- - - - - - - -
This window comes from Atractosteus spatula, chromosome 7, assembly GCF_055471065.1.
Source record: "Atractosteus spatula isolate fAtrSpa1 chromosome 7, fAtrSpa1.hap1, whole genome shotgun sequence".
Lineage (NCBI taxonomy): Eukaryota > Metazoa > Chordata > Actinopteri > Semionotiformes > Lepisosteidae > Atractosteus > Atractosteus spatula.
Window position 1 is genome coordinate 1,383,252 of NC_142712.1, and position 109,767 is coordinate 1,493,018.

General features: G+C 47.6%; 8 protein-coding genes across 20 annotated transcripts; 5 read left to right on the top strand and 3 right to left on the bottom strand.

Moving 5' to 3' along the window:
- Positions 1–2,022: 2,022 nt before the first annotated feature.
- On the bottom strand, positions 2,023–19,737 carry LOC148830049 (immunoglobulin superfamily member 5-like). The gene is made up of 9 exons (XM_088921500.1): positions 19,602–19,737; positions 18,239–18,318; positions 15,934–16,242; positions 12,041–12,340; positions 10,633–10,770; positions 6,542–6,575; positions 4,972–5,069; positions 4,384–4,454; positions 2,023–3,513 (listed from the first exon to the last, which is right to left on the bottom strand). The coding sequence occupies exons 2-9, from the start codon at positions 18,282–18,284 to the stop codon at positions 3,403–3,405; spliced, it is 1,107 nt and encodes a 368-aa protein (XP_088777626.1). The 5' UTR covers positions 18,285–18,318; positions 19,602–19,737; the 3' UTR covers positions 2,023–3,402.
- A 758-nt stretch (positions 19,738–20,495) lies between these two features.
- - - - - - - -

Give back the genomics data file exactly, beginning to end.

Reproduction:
This window comes from Atractosteus spatula, chromosome 7, assembly GCF_055471065.1.
Source record: "Atractosteus spatula isolate fAtrSpa1 chromosome 7, fAtrSpa1.hap1, whole genome shotgun sequence".
Lineage (NCBI taxonomy): Eukaryota > Metazoa > Chordata > Actinopteri > Semionotiformes > Lepisosteidae > Atractosteus > Atractosteus spatula.
Window position 1 is genome coordinate 1,383,252 of NC_142712.1, and position 109,767 is coordinate 1,493,018.

General features: G+C 47.6%; 8 protein-coding genes across 20 annotated transcripts; 5 read left to right on the top strand and 3 right to left on the bottom strand.

Moving 5' to 3' along the window:
- Positions 1–2,022: 2,022 nt before the first annotated feature.
- On the bottom strand, positions 2,023–19,737 carry LOC148830049 (immunoglobulin superfamily member 5-like). The gene is made up of 9 exons (XM_088921500.1): positions 19,602–19,737; positions 18,239–18,318; positions 15,934–16,242; positions 12,041–12,340; positions 10,633–10,770; positions 6,542–6,575; positions 4,972–5,069; positions 4,384–4,454; positions 2,023–3,513 (listed from the first exon to the last, which is right to left on the bottom strand). The coding sequence occupies exons 2-9, from the start codon at positions 18,282–18,284 to the stop codon at positions 3,403–3,405; spliced, it is 1,107 nt and encodes a 368-aa protein (XP_088777626.1). The 5' UTR covers positions 18,285–18,318; positions 19,602–19,737; the 3' UTR covers positions 2,023–3,402.
- A 758-nt stretch (positions 19,738–20,495) lies between these two features.